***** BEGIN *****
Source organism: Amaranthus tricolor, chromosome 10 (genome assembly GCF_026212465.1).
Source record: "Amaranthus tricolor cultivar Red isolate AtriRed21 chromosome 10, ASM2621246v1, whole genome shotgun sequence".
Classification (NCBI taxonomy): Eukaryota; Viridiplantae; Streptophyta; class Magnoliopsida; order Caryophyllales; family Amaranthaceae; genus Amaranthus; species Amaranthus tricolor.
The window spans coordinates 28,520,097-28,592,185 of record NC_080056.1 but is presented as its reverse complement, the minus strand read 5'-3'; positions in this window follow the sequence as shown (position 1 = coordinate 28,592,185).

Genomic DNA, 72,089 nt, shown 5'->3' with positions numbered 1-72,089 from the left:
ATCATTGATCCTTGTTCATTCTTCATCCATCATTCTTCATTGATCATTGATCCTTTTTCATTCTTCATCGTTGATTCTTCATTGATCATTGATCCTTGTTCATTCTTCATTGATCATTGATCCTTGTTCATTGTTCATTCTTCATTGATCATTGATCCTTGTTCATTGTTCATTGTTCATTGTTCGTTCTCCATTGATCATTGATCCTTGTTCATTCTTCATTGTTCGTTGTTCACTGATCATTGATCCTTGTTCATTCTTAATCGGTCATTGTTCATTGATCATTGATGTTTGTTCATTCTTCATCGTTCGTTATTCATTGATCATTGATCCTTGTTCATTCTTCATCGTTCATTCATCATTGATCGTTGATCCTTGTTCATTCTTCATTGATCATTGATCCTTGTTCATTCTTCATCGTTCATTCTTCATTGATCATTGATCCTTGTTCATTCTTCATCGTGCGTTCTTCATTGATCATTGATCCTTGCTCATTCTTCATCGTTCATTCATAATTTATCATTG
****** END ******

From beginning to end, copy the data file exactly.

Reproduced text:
Source organism: Amaranthus tricolor, chromosome 10 (genome assembly GCF_026212465.1).
Source record: "Amaranthus tricolor cultivar Red isolate AtriRed21 chromosome 10, ASM2621246v1, whole genome shotgun sequence".
Classification (NCBI taxonomy): Eukaryota; Viridiplantae; Streptophyta; class Magnoliopsida; order Caryophyllales; family Amaranthaceae; genus Amaranthus; species Amaranthus tricolor.
The window spans coordinates 28,520,097-28,592,185 of record NC_080056.1 but is presented as its reverse complement, the minus strand read 5'-3'; positions in this window follow the sequence as shown (position 1 = coordinate 28,592,185).

Genomic DNA, 72,089 nt, shown 5'->3' with positions numbered 1-72,089 from the left:
ATCATTGATCCTTGTTCATTCTTCATCCATCATTCTTCATTGATCATTGATCCTTTTTCATTCTTCATCGTTGATTCTTCATTGATCATTGATCCTTGTTCATTCTTCATTGATCATTGATCCTTGTTCATTGTTCATTCTTCATTGATCATTGATCCTTGTTCATTGTTCATTGTTCATTGTTCGTTCTCCATTGATCATTGATCCTTGTTCATTCTTCATTGTTCGTTGTTCACTGATCATTGATCCTTGTTCATTCTTAATCGGTCATTGTTCATTGATCATTGATGTTTGTTCATTCTTCATCGTTCGTTATTCATTGATCATTGATCCTTGTTCATTCTTCATCGTTCATTCATCATTGATCGTTGATCCTTGTTCATTCTTCATTGATCATTGATCCTTGTTCATTCTTCATCGTTCATTCTTCATTGATCATTGATCCTTGTTCATTCTTCATCGTGCGTTCTTCATTGATCATTGATCCTTGCTCATTCTTCATCGTTCATTCATAATTTATCATTG